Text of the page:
More Public Education on Marijuana is Required as Legalization Spreads

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Written by Kyle Criddle

Colorado’s legalization of recreational marijuana has been great for business and furthering equality in America. However, health implications are raising concerns on both sides of the aisle.

A recent study conducted at the University of Colorado School of Medicine found emergency room visits possibly related to marijuana use have recently increased. Out-of-state visitors admitted to the ER doubled from 2012 to 2014, from 78 to 163 per 10,000 visits. Colorado residents admitted to the ER over the same period rose from 70 to 101 per 10,000 visits. The study concluded that point-of-sale education for customers, highlighting the safe and appropriate use of marijuana products, must be a top priority. Educating out-of-state visitors is particularly important.

I’m an unabashed proponent of the legalization of medical and recreational marijuana. I would hate to see this study used as a political tool by conservative opponents of marijuana legalization to rescind the progress that states like Colorado have made thus far. But, to be blunt, there is clearly a need for more education on marijuana use, especially for tourists, whether they decide to try marijuana for the first time or rekindle an old affair with it. They often fail to recognize not only the differences in potency between dispensary marijuana and what they may have previously tried, but that the potency and metabolic ingestion time of cannabis varies widely depending on the method of consumption.

Cannabis consumers trying edibles for the first time, who don’t realize the effects take longer to kick in, are surprised when they don’t feel much at first. So they take another bite of their brownie, cookie, candy or whatever potent pot goodie they’ve got. And another. And another. An hour or so later, they find themselves higher than Cheech and Chong, hallucinating and cramping so badly that they wind up going to the ER, hence the higher rates of marijuana-related hospital admittances.

The Colorado Department of Public Health & Environment has made some efforts to educate the public. Retailers distribute “Good to Know” pamphlets, provided by the department as part of the statewide education campaign on safe and proper marijuana use, to both employees and customers. These pamphlets cover health effects, legal consequences, youth prevention, marijuana 101, talking to your kids and more. Colorado’s official state website offers an abundance of information. However, passively educating consumers through generic pamphlets and websites intended and dumbed down for a mass audience is not enough.

Fortunately, there are more effective methods for directly educating users. The rookie brownie, for instance, is a simple and straightforward idea. An edible form of THC with low doses typically no more than five milligrams, rookie brownies are the training wheels of edibles. With these, the consumer knows exactly how much they are consuming.

Marijuana dispensary employees should also receive mandated training to understand how the chemical makeup of THC has different psychological and physiological effects and how to cater to the individual needs of each customer. By understanding the customer’s general background, desires, tolerance level and health conditions, coupled with a thorough knowledge of the product, employees can help prevent unintentional over use. This training will also allow for a more accurate pairing between the customer and the product that’s right for them.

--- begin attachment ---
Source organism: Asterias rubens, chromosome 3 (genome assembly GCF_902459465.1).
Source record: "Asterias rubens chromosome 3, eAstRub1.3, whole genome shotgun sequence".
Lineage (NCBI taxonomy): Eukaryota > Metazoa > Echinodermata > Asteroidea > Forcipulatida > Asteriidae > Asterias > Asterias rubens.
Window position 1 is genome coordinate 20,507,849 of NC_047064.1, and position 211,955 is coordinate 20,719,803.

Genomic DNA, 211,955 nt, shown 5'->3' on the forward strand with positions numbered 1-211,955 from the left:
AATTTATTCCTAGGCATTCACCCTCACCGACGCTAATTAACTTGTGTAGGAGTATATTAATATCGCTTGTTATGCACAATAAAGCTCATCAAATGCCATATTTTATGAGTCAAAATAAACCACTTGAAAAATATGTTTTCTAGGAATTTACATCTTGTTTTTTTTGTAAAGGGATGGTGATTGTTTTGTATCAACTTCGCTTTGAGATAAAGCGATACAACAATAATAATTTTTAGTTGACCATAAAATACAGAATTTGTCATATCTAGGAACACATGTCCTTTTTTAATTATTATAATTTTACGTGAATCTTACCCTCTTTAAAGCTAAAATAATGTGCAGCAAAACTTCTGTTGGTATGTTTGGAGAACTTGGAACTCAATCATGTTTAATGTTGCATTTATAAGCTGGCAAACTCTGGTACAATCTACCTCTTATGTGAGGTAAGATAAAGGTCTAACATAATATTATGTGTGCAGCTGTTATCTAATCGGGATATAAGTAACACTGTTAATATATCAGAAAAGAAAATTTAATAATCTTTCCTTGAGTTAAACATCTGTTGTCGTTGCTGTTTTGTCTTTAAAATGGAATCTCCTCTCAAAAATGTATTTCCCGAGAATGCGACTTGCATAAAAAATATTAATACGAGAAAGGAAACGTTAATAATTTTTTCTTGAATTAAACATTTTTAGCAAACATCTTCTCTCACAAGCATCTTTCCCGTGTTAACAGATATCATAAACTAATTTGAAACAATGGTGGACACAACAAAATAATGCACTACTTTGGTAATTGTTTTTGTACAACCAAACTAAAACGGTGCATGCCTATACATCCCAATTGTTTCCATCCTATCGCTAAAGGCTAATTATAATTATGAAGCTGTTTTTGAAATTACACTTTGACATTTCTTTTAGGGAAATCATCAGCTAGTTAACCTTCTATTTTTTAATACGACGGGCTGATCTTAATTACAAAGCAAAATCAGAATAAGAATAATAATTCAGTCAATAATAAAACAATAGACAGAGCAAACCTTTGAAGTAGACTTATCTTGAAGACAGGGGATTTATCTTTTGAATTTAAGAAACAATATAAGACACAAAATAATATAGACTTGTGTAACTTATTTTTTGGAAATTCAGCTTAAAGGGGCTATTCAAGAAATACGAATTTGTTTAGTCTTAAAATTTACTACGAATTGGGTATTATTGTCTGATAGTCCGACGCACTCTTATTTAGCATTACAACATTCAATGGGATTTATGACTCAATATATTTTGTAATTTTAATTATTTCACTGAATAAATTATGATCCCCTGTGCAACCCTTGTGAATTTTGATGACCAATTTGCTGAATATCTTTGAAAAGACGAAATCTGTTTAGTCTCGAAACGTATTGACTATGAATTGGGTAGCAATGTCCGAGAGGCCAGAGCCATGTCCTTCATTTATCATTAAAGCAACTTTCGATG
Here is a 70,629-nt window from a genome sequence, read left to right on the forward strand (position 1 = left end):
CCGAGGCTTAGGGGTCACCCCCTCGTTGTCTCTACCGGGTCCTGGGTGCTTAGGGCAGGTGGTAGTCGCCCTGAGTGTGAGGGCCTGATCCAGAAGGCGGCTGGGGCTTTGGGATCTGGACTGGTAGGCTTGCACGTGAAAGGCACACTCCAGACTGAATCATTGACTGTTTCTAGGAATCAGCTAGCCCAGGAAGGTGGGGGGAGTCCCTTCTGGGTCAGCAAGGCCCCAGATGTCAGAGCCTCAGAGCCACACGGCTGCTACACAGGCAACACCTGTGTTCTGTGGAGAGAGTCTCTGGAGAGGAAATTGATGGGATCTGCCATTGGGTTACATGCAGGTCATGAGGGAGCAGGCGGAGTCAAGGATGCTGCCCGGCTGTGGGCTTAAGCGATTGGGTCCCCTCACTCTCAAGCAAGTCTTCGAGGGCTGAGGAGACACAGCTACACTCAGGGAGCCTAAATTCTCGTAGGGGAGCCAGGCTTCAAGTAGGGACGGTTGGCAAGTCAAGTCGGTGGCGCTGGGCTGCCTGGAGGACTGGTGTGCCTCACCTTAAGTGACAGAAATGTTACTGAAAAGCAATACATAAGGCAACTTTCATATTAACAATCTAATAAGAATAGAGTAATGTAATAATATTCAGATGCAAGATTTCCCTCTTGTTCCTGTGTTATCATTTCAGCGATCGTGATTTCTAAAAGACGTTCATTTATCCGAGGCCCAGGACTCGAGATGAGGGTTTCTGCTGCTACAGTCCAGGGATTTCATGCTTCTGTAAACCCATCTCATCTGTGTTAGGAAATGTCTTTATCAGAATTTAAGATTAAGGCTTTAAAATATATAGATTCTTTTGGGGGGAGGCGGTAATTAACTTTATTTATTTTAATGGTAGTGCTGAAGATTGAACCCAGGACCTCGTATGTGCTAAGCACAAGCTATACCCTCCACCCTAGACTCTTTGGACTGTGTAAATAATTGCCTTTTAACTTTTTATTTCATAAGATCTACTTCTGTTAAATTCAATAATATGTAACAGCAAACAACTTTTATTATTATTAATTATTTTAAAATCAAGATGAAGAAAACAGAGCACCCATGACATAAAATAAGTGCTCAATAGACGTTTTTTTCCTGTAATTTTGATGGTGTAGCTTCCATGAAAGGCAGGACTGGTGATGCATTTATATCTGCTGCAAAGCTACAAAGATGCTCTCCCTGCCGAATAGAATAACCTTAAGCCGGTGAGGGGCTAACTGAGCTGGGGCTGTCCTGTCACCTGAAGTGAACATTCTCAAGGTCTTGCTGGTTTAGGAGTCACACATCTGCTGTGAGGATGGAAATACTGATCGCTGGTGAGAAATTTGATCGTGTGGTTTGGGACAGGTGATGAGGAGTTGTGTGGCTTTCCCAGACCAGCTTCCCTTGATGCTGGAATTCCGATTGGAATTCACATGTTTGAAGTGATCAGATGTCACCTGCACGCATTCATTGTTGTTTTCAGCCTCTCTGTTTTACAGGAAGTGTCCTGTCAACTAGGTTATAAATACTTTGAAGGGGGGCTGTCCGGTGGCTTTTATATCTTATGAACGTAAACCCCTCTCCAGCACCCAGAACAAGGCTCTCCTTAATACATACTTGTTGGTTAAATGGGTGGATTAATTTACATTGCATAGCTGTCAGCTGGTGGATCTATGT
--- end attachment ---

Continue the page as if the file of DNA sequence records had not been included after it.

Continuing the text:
Though education on marijuana use is currently lacking, revenue from marijuana sales has served Colorado and its residents very well. Last year, the state saw 66 million dollars in marijuana tax revenue. This huge influx of resources could help to better educate users and expand the distribution of educational tools such as the “Good to Know” pamphlet to airports, information kiosks and other strategic public places visitors may pass through. Colorado voters have elected to use much of this money to fund educational programs, construct new public schools, pay for anti-bullying grants and youth monitoring services and much more.

It is necessary that national marijuana use education programs are formulated ahead of time, including training for dispensaries and customers alike. Four states have legalized recreational marijuana use with another 23 allowing the use of medical marijuana. It won’t be much longer before nearly every state in the nation legalizes medical or recreational marijuana.

Irresponsible use and over-consumption could be the downfall of marijuana’s legality. If continued research shows a growing trend of hospital visits correlating with marijuana use then opposition might use this as an angle in repealing legalized marijuana altogether.

This curious plant has clearly done more good than harm. Allowing a few uneducated users to spoil a cultural revolution and reverse a milestone achievement in United States history would be a shameful embarrassment. Veteran and novice consumers alike need to practice responsible use in the interest of keeping the substance legal. We need to recognize this freedom from criminal regulation of marijuana as being more than just another opportunity for a good time. It’s also an opportunity, and a privilege, even, to progress towards a better, more free and caring community — if used responsibly.

letters@chronicle.utah.edu

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